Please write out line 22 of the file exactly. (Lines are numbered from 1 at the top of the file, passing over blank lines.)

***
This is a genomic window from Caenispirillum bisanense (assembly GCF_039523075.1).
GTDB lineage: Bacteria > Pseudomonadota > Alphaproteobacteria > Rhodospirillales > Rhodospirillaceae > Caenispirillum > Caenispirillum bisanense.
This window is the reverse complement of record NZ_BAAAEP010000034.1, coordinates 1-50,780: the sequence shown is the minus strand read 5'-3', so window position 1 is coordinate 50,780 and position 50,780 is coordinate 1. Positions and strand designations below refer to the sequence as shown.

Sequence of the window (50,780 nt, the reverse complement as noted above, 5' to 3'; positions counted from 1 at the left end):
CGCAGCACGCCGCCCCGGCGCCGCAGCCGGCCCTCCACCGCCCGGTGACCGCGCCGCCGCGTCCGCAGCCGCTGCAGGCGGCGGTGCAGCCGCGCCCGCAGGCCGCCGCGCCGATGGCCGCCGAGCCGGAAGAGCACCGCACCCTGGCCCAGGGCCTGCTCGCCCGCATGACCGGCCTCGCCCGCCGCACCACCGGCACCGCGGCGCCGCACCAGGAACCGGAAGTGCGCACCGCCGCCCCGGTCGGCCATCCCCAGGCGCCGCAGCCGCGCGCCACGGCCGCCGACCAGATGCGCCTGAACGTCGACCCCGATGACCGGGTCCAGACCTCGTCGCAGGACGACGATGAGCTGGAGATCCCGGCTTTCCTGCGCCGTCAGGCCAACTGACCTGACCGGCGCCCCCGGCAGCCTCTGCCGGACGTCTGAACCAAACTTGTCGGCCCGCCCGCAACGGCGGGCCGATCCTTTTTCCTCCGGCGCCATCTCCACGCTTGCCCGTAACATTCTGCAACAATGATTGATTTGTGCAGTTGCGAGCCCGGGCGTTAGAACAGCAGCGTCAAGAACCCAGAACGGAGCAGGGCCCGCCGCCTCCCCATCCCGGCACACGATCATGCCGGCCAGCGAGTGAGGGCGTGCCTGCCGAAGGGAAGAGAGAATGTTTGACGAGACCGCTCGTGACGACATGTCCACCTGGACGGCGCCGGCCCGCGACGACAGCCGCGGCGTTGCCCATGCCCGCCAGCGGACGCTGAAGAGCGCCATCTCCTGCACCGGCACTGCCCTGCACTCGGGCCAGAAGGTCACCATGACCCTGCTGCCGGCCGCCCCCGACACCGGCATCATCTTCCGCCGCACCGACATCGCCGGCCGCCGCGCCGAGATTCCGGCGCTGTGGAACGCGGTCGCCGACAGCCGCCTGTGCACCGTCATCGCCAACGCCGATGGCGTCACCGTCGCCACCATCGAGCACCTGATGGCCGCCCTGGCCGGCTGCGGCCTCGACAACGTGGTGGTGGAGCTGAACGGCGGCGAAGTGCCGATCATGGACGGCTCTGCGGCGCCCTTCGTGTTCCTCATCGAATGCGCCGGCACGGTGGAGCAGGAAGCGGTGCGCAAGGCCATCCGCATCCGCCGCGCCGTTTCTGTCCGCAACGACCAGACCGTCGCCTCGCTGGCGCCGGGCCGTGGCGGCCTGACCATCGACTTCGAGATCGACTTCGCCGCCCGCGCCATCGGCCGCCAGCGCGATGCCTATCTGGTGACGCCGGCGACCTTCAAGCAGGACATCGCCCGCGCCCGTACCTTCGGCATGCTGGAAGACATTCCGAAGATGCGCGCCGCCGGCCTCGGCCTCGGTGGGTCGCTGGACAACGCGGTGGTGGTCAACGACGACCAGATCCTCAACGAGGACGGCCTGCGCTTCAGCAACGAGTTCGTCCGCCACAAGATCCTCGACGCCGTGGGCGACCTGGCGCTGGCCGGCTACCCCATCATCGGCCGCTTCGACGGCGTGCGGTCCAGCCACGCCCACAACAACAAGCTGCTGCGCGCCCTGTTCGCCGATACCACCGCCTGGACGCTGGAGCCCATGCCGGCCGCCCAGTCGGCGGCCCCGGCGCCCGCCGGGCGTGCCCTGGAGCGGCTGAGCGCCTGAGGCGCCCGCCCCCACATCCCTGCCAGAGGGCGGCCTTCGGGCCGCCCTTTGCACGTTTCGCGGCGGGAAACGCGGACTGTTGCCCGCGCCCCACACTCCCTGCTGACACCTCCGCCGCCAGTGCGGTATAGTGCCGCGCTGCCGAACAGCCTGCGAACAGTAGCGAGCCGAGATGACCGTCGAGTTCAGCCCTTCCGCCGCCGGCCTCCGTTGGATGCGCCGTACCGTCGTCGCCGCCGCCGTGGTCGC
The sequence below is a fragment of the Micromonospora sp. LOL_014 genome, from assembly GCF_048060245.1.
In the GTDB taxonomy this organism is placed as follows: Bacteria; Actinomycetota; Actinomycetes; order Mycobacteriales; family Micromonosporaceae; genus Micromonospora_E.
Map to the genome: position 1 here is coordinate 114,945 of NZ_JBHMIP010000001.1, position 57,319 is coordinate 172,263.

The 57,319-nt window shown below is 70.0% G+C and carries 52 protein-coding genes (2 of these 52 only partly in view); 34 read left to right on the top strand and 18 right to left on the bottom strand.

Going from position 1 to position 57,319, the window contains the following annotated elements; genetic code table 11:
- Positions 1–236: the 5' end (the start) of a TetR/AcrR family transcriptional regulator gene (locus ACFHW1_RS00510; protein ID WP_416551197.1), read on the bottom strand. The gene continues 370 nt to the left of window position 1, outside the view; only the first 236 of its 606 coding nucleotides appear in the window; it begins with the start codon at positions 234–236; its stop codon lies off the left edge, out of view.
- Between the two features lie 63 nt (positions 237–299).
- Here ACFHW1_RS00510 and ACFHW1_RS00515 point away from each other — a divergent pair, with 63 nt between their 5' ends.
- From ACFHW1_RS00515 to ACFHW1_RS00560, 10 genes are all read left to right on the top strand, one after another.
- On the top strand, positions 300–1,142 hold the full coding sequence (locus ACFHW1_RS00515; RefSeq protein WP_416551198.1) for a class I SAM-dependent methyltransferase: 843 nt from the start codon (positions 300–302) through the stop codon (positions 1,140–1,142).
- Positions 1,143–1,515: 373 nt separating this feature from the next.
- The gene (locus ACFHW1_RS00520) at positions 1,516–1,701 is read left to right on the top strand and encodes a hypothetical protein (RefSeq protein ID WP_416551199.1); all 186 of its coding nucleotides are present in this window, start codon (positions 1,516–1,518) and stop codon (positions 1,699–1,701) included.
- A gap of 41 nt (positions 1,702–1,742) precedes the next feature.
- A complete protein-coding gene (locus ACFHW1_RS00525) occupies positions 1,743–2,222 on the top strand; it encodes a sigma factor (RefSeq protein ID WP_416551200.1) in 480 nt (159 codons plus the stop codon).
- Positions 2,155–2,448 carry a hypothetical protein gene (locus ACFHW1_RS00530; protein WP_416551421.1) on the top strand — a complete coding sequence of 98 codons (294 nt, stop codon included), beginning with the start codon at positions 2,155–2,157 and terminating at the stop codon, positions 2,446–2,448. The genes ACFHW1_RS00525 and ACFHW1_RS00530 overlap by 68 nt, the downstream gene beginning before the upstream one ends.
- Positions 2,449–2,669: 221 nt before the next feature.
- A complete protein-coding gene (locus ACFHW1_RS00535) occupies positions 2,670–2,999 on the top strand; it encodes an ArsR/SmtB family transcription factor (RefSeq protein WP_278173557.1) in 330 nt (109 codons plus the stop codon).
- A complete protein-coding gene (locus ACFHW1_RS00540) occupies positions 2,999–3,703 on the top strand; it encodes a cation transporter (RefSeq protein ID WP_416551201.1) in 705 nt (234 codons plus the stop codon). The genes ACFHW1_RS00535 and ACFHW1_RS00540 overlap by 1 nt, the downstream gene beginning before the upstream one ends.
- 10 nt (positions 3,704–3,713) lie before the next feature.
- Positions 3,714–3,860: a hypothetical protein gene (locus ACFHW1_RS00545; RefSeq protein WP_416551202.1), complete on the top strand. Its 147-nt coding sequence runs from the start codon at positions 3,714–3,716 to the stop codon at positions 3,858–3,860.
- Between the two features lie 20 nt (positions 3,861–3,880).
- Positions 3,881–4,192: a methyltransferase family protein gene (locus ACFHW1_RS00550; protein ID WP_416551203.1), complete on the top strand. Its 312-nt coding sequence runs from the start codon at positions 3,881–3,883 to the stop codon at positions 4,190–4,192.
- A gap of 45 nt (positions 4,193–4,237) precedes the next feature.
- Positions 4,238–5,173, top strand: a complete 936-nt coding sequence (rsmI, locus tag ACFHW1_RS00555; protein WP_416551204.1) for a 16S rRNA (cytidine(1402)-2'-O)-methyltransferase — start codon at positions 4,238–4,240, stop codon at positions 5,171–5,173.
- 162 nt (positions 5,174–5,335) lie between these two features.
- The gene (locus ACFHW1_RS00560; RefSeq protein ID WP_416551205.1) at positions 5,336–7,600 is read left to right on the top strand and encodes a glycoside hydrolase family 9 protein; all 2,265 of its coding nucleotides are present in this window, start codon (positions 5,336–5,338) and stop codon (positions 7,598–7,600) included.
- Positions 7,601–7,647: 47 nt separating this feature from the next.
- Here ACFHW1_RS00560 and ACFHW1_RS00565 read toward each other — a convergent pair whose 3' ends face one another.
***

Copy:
- A complete protein-coding gene (locus ACFHW1_RS00535) occupies positions 2,670–2,999 on the top strand; it encodes an ArsR/SmtB family transcription factor (RefSeq protein WP_278173557.1) in 330 nt (109 codons plus the stop codon).